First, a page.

Police are making it harder for people to make claims for compensation by not recording cases of criminal assault it has been reported.
It’s believed that the police are keeping many cases quiet to improve their crime-fighting statistics to meet targets set by the government.
Approximately 5,000 criminal assault cases are treated as a ‘no crime’ by officers, including drunken and physical attacks. This accounts for up to a third of all potential criminal compensation claims.
Claims for compensation in criminal cases looks at evidence recorded by the police at the time of the incident and of any further prosecution. Therefore, if the details are not being stored at the time then making a claim becomes much more problematic.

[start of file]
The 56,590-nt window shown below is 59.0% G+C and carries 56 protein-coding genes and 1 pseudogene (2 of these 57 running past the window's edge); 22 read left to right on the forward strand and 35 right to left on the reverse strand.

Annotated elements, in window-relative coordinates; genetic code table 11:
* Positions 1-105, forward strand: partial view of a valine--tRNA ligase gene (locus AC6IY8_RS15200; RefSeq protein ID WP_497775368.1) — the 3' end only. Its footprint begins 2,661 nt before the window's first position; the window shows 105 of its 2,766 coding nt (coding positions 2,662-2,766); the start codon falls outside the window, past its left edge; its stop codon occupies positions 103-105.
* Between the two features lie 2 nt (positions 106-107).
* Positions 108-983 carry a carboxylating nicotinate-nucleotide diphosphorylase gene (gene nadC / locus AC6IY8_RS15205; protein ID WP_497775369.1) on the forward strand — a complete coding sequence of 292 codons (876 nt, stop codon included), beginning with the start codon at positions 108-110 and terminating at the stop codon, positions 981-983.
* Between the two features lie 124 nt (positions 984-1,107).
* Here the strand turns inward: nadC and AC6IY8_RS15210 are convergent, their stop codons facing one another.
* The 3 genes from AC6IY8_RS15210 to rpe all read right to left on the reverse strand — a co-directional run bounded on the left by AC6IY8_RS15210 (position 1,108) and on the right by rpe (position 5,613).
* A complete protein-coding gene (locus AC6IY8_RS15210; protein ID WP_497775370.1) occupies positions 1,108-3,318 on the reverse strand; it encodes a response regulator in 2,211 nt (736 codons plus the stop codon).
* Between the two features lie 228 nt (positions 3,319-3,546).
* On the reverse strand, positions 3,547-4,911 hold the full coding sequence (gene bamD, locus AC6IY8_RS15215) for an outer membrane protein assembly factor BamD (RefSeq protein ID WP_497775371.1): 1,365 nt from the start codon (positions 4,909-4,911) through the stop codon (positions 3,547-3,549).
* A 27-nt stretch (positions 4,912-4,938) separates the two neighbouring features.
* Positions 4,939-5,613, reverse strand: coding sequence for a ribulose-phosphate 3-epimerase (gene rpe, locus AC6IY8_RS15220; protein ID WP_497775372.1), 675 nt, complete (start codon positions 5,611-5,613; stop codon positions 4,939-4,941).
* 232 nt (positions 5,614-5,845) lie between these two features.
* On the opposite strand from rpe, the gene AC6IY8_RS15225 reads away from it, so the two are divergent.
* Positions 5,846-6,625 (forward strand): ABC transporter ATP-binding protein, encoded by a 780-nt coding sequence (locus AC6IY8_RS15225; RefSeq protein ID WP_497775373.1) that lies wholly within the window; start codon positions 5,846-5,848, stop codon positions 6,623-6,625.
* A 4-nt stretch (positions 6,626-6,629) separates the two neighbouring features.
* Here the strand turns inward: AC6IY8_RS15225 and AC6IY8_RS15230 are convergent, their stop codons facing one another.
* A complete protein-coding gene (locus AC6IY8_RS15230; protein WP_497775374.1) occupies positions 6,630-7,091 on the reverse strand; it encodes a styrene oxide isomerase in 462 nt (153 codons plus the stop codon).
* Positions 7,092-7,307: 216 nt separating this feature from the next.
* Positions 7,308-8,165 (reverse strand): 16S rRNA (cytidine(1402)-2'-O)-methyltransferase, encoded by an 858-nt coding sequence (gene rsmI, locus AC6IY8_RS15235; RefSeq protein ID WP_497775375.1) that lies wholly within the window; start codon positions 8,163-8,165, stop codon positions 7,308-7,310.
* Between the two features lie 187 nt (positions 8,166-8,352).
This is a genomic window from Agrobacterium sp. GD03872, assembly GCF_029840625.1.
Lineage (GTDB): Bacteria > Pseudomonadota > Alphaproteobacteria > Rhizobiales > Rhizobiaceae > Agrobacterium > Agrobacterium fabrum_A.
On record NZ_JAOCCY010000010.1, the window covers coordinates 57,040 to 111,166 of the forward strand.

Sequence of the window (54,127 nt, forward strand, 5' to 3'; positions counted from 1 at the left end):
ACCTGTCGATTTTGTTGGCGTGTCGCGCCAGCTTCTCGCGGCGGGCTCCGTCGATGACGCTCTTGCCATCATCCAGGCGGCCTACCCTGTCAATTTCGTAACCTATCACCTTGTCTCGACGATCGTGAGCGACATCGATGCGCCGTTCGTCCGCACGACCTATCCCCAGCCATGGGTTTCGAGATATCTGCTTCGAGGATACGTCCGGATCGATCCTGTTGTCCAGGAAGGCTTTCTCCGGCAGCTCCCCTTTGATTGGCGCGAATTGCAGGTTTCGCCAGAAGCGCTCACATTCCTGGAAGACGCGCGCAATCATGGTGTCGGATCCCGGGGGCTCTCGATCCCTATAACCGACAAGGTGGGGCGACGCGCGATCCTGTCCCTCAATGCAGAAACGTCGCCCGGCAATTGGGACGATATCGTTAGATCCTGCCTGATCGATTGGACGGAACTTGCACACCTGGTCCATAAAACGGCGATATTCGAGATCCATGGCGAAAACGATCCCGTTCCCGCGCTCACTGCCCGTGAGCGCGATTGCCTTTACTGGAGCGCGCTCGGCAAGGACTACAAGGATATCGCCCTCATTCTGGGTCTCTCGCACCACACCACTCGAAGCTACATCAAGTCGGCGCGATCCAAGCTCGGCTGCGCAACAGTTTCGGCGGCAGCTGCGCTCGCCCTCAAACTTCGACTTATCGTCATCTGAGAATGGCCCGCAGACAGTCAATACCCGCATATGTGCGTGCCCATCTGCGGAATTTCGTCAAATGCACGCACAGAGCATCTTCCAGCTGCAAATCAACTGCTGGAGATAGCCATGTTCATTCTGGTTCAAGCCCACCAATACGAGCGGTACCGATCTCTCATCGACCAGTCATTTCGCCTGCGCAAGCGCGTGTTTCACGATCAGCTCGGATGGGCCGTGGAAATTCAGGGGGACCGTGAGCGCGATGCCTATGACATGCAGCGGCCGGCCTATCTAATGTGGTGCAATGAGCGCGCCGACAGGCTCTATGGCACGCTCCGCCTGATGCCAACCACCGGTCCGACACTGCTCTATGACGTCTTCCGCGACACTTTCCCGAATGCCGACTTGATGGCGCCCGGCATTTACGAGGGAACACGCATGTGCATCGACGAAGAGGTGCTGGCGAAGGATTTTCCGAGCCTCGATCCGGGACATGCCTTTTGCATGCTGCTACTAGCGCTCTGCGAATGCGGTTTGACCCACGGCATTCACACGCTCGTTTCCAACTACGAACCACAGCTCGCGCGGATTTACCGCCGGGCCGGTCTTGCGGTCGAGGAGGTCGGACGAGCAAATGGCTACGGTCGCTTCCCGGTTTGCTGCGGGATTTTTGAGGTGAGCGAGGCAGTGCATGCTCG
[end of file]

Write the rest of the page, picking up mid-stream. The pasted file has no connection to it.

Denis O’Connor, the Chief Inspector of Constabulary believes it is possible that government targets have not given police incentive to record crimes fully.
He said of the amount of cases not being recorded: “It’s a very high error rate on a small sample. For us as the regulator, it’s a matter of concern.”